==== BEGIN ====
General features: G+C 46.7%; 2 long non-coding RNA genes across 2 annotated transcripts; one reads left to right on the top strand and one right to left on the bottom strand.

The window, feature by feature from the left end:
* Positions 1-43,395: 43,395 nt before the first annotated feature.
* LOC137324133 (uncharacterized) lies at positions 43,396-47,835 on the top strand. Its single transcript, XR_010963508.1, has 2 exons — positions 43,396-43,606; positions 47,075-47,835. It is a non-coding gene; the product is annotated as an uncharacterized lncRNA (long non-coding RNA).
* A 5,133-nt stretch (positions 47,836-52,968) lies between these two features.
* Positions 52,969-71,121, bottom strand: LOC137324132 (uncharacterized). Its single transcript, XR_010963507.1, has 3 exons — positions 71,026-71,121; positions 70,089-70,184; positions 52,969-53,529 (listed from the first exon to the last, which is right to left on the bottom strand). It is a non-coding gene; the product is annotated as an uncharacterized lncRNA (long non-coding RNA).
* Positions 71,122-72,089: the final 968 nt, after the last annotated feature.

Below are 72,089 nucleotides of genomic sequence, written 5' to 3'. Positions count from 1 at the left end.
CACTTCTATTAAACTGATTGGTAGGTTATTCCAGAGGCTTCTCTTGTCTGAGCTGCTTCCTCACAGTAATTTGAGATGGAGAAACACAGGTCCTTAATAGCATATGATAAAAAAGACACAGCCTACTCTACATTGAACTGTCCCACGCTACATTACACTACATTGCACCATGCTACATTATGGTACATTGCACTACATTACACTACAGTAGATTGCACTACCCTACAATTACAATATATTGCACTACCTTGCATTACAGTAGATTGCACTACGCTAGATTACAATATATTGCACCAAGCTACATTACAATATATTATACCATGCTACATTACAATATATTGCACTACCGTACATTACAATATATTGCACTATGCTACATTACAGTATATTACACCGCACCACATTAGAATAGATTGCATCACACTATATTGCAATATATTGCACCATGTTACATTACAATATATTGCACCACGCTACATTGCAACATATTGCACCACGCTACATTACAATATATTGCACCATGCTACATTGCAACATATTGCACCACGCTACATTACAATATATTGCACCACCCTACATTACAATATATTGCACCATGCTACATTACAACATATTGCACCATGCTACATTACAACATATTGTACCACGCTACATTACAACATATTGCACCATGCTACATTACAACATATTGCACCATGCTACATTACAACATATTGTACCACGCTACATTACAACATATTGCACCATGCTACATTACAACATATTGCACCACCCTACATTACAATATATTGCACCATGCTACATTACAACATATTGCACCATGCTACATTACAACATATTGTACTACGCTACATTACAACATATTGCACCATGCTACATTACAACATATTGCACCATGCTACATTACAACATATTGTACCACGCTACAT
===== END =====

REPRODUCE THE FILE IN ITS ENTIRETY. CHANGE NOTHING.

General features: G+C 46.7%; 2 long non-coding RNA genes across 2 annotated transcripts; one reads left to right on the top strand and one right to left on the bottom strand.

The window, feature by feature from the left end:
* Positions 1-43,395: 43,395 nt before the first annotated feature.
* LOC137324133 (uncharacterized) lies at positions 43,396-47,835 on the top strand. Its single transcript, XR_010963508.1, has 2 exons — positions 43,396-43,606; positions 47,075-47,835. It is a non-coding gene; the product is annotated as an uncharacterized lncRNA (long non-coding RNA).
* A 5,133-nt stretch (positions 47,836-52,968) lies between these two features.
* Positions 52,969-71,121, bottom strand: LOC137324132 (uncharacterized). Its single transcript, XR_010963507.1, has 3 exons — positions 71,026-71,121; positions 70,089-70,184; positions 52,969-53,529 (listed from the first exon to the last, which is right to left on the bottom strand). It is a non-coding gene; the product is annotated as an uncharacterized lncRNA (long non-coding RNA).
* Positions 71,122-72,089: the final 968 nt, after the last annotated feature.

Below are 72,089 nucleotides of genomic sequence, written 5' to 3'. Positions count from 1 at the left end.
CACTTCTATTAAACTGATTGGTAGGTTATTCCAGAGGCTTCTCTTGTCTGAGCTGCTTCCTCACAGTAATTTGAGATGGAGAAACACAGGTCCTTAATAGCATATGATAAAAAAGACACAGCCTACTCTACATTGAACTGTCCCACGCTACATTACACTACATTGCACCATGCTACATTATGGTACATTGCACTACATTACACTACAGTAGATTGCACTACCCTACAATTACAATATATTGCACTACCTTGCATTACAGTAGATTGCACTACGCTAGATTACAATATATTGCACCAAGCTACATTACAATATATTATACCATGCTACATTACAATATATTGCACTACCGTACATTACAATATATTGCACTATGCTACATTACAGTATATTACACCGCACCACATTAGAATAGATTGCATCACACTATATTGCAATATATTGCACCATGTTACATTACAATATATTGCACCACGCTACATTGCAACATATTGCACCACGCTACATTACAATATATTGCACCATGCTACATTGCAACATATTGCACCACGCTACATTACAATATATTGCACCACCCTACATTACAATATATTGCACCATGCTACATTACAACATATTGCACCATGCTACATTACAACATATTGTACCACGCTACATTACAACATATTGCACCATGCTACATTACAACATATTGCACCATGCTACATTACAACATATTGTACCACGCTACATTACAACATATTGCACCATGCTACATTACAACATATTGCACCACCCTACATTACAATATATTGCACCATGCTACATTACAACATATTGCACCATGCTACATTACAACATATTGTACTACGCTACATTACAACATATTGCACCATGCTACATTACAACATATTGCACCATGCTACATTACAACATATTGTACCACGCTACAT